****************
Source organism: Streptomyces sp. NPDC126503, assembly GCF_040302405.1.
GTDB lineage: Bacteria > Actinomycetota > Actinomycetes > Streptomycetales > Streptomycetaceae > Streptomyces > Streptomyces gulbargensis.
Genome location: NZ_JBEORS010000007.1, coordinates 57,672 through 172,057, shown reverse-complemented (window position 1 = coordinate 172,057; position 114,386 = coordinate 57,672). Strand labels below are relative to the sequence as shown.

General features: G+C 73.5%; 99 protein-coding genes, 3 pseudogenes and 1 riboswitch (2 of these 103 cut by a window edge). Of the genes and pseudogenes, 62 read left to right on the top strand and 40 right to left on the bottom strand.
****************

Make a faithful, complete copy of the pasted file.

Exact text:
Source organism: Streptomyces sp. NPDC126503, assembly GCF_040302405.1.
GTDB lineage: Bacteria > Actinomycetota > Actinomycetes > Streptomycetales > Streptomycetaceae > Streptomyces > Streptomyces gulbargensis.
Genome location: NZ_JBEORS010000007.1, coordinates 57,672 through 172,057, shown reverse-complemented (window position 1 = coordinate 172,057; position 114,386 = coordinate 57,672). Strand labels below are relative to the sequence as shown.

General features: G+C 73.5%; 99 protein-coding genes, 3 pseudogenes and 1 riboswitch (2 of these 103 cut by a window edge). Of the genes and pseudogenes, 62 read left to right on the top strand and 40 right to left on the bottom strand.